The intention is to then host this on a web page so that you can access the BBS from the web.

Required Items

To start off I need to ensure the following...

1) Ensure that the PC and modems are all setup correctly and ready to go.
2) Re-enable the VOIP lines (I now have several setup so we could expand the BBS to have 4 modems).
3) Solder a set of cables for the BBC to connect to modems. (Had an issue with the connectors I bought, they won't fit in the hole on the modem so need to rethink this.)
4) Try and get terminal server box to accept incoming connections and connect out on modem.

Terminal Hardware

I've already managed to use the following to connect to the BBS...

1) Alcatel TerminalTel 257 VideoTex terminal.
2) Acorn Communicator. 
3) Sinclair Spectrum 48k with Prism VTX 5000 modem.
4) ConnectVX (A windows ViewData client).

Due to cabling issues I didn't manage to get the following connected, the plan is to get the following cabled up and connected...

1) BBC Micro with Acorn Prestel adapter. (Was still waiting for Prestel adapter to arrive during 2014 WW)
2) BBC Micro with Prism modem (1000 & 2000). (Needs cables making, had issues due to size of connector)
3) BBC Micro with Pace Nightingale modem. (Needs rom and cable creating)

I also have the following that I'd like to get connected...

1) Acorn A3000 with old modem.
2) Tatung Einstein + Prism Modem 1000 (Needs comms software)
3) Tandata TD1100 (Needs cleaning up and checking it works)

 

Retro Challenge - 2014 WW - Day 23

Entry Forms

Managed to do a little more on the entry forms for the ViewData system.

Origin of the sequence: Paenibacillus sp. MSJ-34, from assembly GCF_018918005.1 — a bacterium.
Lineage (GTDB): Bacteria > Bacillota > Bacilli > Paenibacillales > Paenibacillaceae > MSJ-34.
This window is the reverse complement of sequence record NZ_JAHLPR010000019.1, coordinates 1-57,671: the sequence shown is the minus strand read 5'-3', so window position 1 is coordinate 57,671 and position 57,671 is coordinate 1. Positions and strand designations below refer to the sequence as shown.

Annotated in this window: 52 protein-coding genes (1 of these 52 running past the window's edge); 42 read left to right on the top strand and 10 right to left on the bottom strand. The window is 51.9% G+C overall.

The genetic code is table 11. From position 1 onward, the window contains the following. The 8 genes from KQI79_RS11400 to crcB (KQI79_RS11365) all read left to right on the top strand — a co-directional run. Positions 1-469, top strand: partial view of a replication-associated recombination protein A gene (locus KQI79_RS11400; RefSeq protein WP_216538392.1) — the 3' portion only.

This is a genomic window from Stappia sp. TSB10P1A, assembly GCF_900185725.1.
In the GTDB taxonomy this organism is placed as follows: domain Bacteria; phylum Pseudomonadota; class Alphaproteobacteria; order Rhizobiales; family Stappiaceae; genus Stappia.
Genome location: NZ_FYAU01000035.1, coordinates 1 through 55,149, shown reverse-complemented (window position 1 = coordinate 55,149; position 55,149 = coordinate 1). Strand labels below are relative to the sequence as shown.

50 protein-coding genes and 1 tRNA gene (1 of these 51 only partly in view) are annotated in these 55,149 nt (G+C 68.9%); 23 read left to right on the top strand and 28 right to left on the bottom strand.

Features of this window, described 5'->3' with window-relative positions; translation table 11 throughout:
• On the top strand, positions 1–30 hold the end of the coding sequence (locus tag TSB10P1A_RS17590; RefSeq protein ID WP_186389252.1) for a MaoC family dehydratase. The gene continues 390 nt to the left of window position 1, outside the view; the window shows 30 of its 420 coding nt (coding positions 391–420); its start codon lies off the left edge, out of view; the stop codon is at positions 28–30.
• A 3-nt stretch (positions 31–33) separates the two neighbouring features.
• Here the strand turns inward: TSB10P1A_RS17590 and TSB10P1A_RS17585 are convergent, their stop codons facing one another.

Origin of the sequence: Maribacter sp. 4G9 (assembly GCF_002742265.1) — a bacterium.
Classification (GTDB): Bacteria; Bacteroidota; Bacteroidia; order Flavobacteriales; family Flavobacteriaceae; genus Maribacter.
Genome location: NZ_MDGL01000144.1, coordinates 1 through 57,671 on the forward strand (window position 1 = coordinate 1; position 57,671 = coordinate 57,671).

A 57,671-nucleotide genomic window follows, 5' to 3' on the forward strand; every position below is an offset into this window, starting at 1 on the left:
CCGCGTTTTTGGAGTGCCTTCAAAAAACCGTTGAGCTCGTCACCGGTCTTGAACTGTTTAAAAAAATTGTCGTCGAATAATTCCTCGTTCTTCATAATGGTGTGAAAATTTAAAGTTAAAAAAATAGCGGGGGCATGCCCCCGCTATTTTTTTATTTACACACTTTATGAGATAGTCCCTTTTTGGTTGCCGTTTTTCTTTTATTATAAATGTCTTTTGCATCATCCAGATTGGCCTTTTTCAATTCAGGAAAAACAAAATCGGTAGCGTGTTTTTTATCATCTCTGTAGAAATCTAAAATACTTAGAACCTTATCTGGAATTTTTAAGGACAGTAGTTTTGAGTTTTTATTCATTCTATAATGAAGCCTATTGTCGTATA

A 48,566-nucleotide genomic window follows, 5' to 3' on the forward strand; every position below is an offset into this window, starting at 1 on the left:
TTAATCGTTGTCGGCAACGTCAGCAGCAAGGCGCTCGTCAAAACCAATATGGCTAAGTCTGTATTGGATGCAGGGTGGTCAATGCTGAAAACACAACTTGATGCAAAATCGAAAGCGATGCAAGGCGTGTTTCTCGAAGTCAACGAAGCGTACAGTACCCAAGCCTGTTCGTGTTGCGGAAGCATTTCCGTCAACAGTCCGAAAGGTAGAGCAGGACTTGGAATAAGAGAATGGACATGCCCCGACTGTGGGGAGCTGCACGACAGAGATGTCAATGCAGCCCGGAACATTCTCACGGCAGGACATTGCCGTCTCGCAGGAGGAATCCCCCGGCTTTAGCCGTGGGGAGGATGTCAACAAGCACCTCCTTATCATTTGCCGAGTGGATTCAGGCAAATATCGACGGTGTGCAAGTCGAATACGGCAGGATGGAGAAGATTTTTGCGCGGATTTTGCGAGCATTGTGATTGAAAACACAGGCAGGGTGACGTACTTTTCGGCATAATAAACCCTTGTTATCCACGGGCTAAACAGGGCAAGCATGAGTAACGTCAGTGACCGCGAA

The system now navigates from field to field and allows for cursor control and correction of entries in each box.
The user can use the cursor keys to edit the entries and move between fields. Keys such as delete also work correctly and the cursor is constrained within the field area when moving around.

Initially I've implemented a text box, today I added a new field type called password which is based on the textbox but hides the characters entered and changed them to set character.

The demo screen below shows the output from the screen where I have entered a bogus user and password and it has been extracted from the field model and displayed at the bottom in white.

This framework is to be the basis of the applications I want to create within the system. The first thing to implement will be a proper login and signup page at the start.

Retro Challenge - 2014 WW - Day 21

VOIP Issues

The VOIP setup that I was using and tested ok with yesterday is not working, everything is answering but there is noise or bad latency on the connection causing drop outs.

I have moved the second line to a real phone line which is now accessible via...

(01744) 20900

Remember that this is designed to accept connections from old stuff and therefore does not do any error correction or auto negotiation it needs to be set to V23 7E1 and you need to turn off any clever features on your modem.

I'm using the following AT initialization string I'm using on the server side which works with the Terminatel ViewData terminal...

AT &F0 &C1 &D3 &R1 &S1 &K3 &Q6 B0 %C0 %E0 M0 Q1 E0 +MS=V23C,0

After trying this with a modern modem +MS=V23C,0 seems to be required to get it to connect, B0 &Q6 &K3 may all be required on your modem to dial in correctly.